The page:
The early Heian Period (specifically 894) saw the end of diplomatic relations with China and the growth of a native style in art, architecture, writing and fashion. Some Chinese characters were “abbreviated” into a phonetic Japanese script that made writing easier. This script was referred to as “women’s writing,” since the men preferred the prestige of being able to write in Chinese. Needless to say, the first truly native poetry was written exclusively by women. More relevant to our study, two of the greatest Japanese works of prose, one semi-fictional novel and one diary, were written by Heian court women in the early 11th century. These books tell us much of what we know about how Heian court society lived. Because the Heian court was so taken with sensitivity to art and love of subtle beauty, much detail is given to wardrobe: colours, combinations, and fabric textures.
The Heian Period was succeeded by an era of warring clans and political/military power. This was a major change from the Imperial rule of the previous nineteen centuries. The Emperor made Minomoto Yoritomo Japan’s first Shogun in 1192. Unlike his succeeding Shogun, Yoritomo had to earn his title as “general of the central army of the Emperor”. The Kamakura Bakufu (1185-1333) ushered in an age of functionality, a direct reaction to the excesses of court life. Matter of fact, the decadent ways of the court were so despised that Yoritomo arrested and condemned his own brother to sempuku because he thought that Yoshitsune had joined in the glamour and intrigues of the court. The bakufu was headquartered in Kamakura, a suburb of Tokyo (about 200 miles from the Imperial Palace), precisely to keep it physically as well as philosophically distant from the court. This starkness is reflected in the clothing of the time which discarded the many layers of the Heian period and resorted to pure fuctionality.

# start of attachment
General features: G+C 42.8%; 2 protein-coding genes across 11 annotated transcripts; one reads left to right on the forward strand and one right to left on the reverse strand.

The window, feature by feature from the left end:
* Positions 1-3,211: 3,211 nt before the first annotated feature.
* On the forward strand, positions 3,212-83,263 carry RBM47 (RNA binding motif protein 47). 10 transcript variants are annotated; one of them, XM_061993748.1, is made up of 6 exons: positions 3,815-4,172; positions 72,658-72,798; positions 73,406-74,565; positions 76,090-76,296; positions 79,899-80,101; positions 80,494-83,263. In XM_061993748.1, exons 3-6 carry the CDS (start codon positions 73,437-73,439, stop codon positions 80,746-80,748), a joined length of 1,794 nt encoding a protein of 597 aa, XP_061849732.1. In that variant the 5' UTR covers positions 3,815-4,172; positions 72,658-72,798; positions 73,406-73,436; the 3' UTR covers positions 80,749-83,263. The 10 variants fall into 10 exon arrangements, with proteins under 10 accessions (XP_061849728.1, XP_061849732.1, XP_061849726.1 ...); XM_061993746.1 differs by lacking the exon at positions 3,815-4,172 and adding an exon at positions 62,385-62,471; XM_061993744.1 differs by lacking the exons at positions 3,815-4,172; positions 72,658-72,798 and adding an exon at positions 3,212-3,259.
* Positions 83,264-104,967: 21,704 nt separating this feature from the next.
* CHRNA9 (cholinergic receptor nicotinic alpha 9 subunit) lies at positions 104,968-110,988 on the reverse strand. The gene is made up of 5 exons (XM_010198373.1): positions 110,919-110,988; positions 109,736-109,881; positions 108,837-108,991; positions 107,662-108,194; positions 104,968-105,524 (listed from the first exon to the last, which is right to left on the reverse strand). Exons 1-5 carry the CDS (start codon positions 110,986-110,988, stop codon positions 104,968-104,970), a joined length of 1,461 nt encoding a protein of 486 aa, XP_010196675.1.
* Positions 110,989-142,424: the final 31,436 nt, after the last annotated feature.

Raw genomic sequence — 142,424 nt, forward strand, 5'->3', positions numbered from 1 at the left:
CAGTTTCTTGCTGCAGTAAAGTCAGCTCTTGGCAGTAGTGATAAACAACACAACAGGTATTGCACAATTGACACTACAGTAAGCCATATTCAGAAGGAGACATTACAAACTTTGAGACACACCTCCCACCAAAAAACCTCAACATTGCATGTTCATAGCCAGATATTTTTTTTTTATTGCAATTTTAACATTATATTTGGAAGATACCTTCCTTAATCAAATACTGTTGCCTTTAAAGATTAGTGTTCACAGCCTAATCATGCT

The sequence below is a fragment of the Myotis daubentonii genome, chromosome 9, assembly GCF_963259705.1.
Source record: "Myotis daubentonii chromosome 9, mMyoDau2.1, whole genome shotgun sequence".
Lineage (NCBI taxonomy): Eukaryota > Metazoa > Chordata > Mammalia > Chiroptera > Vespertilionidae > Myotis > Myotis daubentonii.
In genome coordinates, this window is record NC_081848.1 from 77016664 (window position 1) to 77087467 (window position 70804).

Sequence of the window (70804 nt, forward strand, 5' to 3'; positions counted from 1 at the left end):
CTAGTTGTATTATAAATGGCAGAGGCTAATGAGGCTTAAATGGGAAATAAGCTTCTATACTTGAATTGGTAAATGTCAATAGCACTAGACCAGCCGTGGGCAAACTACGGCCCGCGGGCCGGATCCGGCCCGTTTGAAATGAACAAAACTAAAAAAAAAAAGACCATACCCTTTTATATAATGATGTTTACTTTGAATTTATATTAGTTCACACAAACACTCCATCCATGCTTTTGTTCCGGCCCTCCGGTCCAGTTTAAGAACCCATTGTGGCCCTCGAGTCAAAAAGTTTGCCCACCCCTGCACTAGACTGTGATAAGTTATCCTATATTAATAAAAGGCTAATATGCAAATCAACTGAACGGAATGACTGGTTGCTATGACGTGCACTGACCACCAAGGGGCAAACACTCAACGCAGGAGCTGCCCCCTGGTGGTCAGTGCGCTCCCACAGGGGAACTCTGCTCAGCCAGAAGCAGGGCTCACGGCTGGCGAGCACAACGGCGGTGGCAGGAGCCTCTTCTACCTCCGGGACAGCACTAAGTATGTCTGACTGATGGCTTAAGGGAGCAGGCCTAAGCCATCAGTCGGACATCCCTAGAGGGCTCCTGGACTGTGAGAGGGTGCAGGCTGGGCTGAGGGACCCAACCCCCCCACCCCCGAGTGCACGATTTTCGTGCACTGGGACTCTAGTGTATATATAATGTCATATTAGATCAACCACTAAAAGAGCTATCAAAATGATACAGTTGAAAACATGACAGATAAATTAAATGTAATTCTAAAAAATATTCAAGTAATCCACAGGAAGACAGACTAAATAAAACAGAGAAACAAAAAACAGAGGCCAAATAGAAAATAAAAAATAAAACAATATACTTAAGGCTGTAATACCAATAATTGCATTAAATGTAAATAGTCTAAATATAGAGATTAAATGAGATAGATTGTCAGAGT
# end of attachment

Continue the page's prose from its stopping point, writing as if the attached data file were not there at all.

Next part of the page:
The political jockeying for power of the Kamakura period inevitably lead to a civil war which split the Emperial household into two separate factions, a Northern and Southern Court. The Ashikaga Shogunate seized power and supported the illegitimate Imperial line in the North. The shogunate became more and more influenced by the soft Court life and and eventually, all out war ensued over a succession dispute. This gradual return to decadance is seen in the more elaborate dress of the period. Women ceased wearing hakama on a regular basis and their robes reached ankle length. A number of strange ways of wearing robes develop, including over the head as a veil as shown left.
If Heian was the height of elegance, Momoyama was the epitome of decadence. Taking a cue from the nouveau riche Toyotomi Hideyoshi who governed the country in all but name, the clothing of the period was typified by gaudy colour, clashing fabrics, and abundance of gold leaf and embroidery. Not surprizingly, the cult of beauty of the Heian court regained popularity and the Tale of Genji again became a popular story as well as a common motif for garment decoration.
Mannequin pictures used by gracious permission of Mr. Izutsu at the Kyoto Costume Museum.